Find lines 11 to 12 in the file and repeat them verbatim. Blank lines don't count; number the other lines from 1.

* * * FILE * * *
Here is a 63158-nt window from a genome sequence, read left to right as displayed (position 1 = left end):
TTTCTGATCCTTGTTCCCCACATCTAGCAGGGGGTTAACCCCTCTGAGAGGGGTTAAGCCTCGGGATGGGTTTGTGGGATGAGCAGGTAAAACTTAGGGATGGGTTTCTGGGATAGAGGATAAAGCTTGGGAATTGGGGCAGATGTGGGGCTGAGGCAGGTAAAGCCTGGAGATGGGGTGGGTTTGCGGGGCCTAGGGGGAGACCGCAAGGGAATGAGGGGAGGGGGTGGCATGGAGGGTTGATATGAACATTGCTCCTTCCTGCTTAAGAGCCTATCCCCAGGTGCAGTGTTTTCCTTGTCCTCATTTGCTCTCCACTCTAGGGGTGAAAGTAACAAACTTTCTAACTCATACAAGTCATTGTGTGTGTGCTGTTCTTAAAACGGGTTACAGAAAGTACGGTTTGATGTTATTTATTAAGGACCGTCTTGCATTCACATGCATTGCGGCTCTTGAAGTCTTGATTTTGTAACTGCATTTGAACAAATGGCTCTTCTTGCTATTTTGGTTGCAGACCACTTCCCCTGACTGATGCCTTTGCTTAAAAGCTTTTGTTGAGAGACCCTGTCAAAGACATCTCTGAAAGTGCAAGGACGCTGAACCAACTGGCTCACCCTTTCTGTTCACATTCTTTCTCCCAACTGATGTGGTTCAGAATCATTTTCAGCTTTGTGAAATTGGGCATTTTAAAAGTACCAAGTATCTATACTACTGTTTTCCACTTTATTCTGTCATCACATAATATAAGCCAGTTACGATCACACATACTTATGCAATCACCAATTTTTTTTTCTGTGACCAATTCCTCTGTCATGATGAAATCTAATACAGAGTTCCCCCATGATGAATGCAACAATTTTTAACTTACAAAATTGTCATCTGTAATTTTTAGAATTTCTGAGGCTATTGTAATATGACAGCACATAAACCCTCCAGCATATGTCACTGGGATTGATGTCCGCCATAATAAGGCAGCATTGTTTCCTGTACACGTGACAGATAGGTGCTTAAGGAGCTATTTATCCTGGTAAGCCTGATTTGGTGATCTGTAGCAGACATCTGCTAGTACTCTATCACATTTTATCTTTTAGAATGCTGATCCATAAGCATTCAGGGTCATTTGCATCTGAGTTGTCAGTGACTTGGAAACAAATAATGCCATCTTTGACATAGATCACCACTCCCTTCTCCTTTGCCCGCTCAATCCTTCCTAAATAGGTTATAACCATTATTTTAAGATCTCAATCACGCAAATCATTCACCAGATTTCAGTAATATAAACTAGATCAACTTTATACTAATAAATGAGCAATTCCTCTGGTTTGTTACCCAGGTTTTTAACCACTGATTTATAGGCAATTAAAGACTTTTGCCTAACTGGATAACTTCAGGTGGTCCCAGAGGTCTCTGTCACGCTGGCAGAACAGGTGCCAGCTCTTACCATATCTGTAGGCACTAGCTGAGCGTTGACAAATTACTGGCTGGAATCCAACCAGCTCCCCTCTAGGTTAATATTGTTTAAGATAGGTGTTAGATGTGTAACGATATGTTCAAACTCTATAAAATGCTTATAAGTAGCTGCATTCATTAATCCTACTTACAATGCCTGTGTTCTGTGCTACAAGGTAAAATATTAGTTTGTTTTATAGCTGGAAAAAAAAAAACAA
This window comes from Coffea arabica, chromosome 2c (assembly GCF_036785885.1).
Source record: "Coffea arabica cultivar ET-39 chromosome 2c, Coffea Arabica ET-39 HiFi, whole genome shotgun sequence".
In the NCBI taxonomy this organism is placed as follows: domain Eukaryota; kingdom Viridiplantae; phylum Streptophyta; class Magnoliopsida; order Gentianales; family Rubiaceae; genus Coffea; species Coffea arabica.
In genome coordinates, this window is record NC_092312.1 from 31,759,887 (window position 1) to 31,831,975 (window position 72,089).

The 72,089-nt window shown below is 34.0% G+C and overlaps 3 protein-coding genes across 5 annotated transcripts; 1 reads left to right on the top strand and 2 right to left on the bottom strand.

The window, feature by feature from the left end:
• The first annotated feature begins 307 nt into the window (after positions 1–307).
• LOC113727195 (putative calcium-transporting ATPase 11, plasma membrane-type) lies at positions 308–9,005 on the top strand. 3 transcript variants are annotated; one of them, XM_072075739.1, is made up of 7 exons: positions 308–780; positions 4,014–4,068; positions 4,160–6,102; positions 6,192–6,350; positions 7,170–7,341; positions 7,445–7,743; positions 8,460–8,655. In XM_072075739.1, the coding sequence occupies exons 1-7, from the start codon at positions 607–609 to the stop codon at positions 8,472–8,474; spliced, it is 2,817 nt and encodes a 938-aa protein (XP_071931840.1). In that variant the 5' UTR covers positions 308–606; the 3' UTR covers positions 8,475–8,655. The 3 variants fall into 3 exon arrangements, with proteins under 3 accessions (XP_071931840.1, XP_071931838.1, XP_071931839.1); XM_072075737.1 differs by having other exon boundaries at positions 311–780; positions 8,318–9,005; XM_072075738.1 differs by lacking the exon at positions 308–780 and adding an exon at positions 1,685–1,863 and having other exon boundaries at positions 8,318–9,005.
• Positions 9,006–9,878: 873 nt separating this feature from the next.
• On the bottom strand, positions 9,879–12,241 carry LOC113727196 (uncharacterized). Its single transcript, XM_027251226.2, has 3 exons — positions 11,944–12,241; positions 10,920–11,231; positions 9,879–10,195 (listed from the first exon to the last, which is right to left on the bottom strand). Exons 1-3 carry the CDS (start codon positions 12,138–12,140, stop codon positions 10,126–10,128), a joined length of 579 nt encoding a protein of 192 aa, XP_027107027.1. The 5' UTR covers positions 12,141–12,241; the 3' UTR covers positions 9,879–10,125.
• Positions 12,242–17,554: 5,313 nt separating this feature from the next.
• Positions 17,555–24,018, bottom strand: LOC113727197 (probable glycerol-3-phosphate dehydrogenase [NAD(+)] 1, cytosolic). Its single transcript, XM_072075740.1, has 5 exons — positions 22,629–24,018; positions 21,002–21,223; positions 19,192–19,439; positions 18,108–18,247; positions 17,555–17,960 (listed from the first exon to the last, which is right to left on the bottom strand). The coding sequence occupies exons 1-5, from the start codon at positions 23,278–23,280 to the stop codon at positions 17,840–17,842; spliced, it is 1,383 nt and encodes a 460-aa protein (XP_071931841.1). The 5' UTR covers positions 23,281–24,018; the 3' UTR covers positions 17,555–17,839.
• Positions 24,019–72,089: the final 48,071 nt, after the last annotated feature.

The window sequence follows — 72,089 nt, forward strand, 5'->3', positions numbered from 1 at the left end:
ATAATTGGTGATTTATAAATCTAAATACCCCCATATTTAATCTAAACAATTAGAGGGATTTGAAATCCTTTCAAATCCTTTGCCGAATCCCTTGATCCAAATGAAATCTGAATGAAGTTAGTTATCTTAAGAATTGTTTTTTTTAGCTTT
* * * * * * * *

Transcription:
• Positions 9,006–9,878: 873 nt separating this feature from the next.
• On the bottom strand, positions 9,879–12,241 carry LOC113727196 (uncharacterized). Its single transcript, XM_027251226.2, has 3 exons — positions 11,944–12,241; positions 10,920–11,231; positions 9,879–10,195 (listed from the first exon to the last, which is right to left on the bottom strand). Exons 1-3 carry the CDS (start codon positions 12,138–12,140, stop codon positions 10,126–10,128), a joined length of 579 nt encoding a protein of 192 aa, XP_027107027.1. The 5' UTR covers positions 12,141–12,241; the 3' UTR covers positions 9,879–10,125.